Biden Undoes Trump Migration Orders, Pushes For Major Reform
Within hours of taking office, President Joe Biden undid some of Donald Trump’s most controversial immigration policies and sparked cautious hope that millions living in the shadows could one day get legal status in the US.
Scribbled signatures from his pen on Wednesday lifted an entry ban for people from many majority Muslim nations and halted construction of Trump’s border wall with Mexico, heartening immigration defenders left reeling by four years of “America First” nationalism.
Yet advocates see new battles ahead, including whether lawmakers can finally overhaul the nation’s immigration system which has been branded as “broken” with some 11 million undocumented people living in limbo.
These discussions, however, have only begun as the Trump administration has just left the White House.
His so-called “Muslim ban,” which in 2017 targeted citizens of Iran, Iraq, Libya, Somalia, Sudan, Syria and Yemen, ignited international outrage and lead to domestic court rulings against it.
Iraq and Sudan were dropped from the list, but in 2018 the Supreme Court upheld a later version of the ban for the other nations — as well as North Korea and Venezuela.
As part of his first acts, Biden signed new protections for so-called “Dreamers” — immigrants who arrived illegally as children and had been temporarily shielded from deportation by a program Trump tried to dismantle.
In addition, the new president overturned one of his predecessor’s orders pushing aggressive efforts to find and deport unauthorized immigrants, and imposed a 100-day suspension on most deportations.
Immigration advocates erupted in support for Biden’s first orders.
“There is that dark cloud that used to hang over our heads, which is gone,” said Camille Mackler, the executive director of a pro-migrant lawyers group founded against the ban targeting Muslim nations.
– Republican pushback –
“After four years of what was a war on immigration and immigrants, this feels like the dawn of a new day,” said Krish O’Mara Vignarajah, president of Lutheran Immigration and Refugee Service.
“I think (this) is pretty significant action for, you know, a president unilaterally on day one,” she added.
Aura Hernandez, a 39-year-old immigrant from Guatemala who doesn’t have papers, heaved a sigh of relief.
“These past four years have been the worst of my life,” said the mother of five, who took refuge for several months in a Manhattan church in 2018 to avoid deportation.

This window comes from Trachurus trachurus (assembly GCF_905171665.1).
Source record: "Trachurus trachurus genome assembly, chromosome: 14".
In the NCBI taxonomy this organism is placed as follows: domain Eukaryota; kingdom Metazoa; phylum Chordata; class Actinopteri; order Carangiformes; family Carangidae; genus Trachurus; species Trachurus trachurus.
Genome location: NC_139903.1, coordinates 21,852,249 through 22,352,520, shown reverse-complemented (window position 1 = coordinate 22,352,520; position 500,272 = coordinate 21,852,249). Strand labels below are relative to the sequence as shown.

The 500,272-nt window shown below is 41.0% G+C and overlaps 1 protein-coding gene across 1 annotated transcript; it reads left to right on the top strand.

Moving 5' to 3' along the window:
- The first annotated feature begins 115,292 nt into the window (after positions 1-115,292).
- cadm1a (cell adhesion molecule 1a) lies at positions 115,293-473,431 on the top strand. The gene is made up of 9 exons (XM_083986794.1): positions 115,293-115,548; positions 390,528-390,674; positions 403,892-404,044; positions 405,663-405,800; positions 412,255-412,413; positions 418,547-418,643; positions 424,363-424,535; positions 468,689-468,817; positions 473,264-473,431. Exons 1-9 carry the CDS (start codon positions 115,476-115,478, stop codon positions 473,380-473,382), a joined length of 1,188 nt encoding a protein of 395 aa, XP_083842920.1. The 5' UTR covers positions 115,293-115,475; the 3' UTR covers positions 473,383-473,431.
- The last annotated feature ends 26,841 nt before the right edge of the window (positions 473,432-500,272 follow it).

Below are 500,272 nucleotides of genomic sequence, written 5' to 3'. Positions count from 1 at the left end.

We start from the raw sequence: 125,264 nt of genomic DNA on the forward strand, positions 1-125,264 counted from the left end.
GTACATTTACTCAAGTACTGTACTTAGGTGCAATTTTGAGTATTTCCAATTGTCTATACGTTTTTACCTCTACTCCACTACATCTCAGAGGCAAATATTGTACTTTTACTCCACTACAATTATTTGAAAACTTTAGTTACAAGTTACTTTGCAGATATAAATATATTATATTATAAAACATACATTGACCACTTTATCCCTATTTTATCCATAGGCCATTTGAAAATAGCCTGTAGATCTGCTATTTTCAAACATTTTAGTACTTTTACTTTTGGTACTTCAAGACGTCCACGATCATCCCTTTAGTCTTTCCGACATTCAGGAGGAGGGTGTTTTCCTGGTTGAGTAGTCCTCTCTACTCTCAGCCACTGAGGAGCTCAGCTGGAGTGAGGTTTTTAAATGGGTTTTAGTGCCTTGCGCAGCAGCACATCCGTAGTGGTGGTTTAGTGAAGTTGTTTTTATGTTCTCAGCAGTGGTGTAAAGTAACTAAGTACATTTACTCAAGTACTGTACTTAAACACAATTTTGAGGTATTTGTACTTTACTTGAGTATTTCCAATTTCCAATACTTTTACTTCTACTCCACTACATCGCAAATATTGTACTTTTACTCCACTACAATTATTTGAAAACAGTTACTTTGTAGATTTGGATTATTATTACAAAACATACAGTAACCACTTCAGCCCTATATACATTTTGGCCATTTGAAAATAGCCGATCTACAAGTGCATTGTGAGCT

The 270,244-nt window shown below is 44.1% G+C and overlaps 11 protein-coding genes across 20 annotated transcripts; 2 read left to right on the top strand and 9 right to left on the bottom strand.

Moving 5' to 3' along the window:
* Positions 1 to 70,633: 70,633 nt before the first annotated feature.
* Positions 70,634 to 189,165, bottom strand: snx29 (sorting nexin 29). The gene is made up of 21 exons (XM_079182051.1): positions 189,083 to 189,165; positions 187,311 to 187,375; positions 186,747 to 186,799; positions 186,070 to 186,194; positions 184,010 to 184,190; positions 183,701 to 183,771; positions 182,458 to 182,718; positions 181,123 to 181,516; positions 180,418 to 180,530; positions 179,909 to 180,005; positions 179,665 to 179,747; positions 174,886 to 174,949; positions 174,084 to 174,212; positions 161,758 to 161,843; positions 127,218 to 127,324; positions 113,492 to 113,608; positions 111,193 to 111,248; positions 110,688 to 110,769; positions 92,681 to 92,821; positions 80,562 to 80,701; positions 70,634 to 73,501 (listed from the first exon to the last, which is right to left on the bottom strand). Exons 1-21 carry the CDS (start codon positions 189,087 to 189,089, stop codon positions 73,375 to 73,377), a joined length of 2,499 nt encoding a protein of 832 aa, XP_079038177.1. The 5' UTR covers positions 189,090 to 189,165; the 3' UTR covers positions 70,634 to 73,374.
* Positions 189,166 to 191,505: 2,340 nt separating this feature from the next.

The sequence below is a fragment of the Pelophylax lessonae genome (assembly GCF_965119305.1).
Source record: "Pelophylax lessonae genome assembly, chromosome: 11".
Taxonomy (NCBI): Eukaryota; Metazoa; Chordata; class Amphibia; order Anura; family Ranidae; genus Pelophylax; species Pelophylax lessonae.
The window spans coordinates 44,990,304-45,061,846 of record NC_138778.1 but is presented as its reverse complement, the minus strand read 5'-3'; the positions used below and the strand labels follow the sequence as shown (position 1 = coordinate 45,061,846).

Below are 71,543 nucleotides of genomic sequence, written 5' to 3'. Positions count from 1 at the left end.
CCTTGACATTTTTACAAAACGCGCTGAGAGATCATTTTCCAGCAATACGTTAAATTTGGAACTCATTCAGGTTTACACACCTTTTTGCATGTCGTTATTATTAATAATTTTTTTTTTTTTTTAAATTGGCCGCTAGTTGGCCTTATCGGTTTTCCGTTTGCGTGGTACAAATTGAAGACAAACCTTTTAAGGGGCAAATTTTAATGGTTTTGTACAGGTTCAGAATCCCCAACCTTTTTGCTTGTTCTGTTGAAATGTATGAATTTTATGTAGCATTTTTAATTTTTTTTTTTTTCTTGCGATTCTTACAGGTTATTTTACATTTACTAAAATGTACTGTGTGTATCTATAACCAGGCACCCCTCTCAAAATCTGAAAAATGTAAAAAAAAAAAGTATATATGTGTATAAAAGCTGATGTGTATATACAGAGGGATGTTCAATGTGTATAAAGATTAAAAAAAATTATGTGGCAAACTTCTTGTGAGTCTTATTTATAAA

But like millions of others in her position, Hernandez has to keep her hope in check because Biden’s executive orders do not change the fundamentals of the nation’s immigration system.
The president’s nominee to lead the nation’s Homeland Security department, Alejandro Mayorkas, said this week that Biden has “committed to presenting Congress, on day one, with an immigration reform bill that, once and for all, fixes I think what we all can agree is a broken immigration system.”
Previous efforts to pass a major reform of the system have come tantalizingly close but failed in the end, leaving powerful Democratic Senator Bob Menendez to describe what he expects will be a “Herculean” effort in Congress this time around.
A proposed bill would allow immigrants without documents, but who pay taxes and have no criminal record or national security issues, to work legally for six years and then get on a possible track to permanent legal status.
Menendez noted that 60 of 100 votes would be needed for passage in the Senate, which means Democrats would have to have bipartisan support.
Immigration reform is a particularly delicate issue for Republicans, who have been skeptical of regularization measures and some of whom will be up for re-election in 2022.
Menendez called on the business community, especially in the migrant-heavy agricultural and tech sectors, to push Republicans for action.
Apple boss Tim Cook said on Wednesday he was ready to work with the Biden administration and Congress for “comprehensive solutions to fix our broken immigration system.”
Yet any reform proposal will likely require negotiation and thus compromise, Menendez noted.
The legal status of millions of undocumented people “is a major immigration issue that hasn’t been resolved for decades,” said Sahar Aziz, a law professor at Rutgers University.
“Each time a Democratic president tries to find a path to citizenship, Republicans push back.”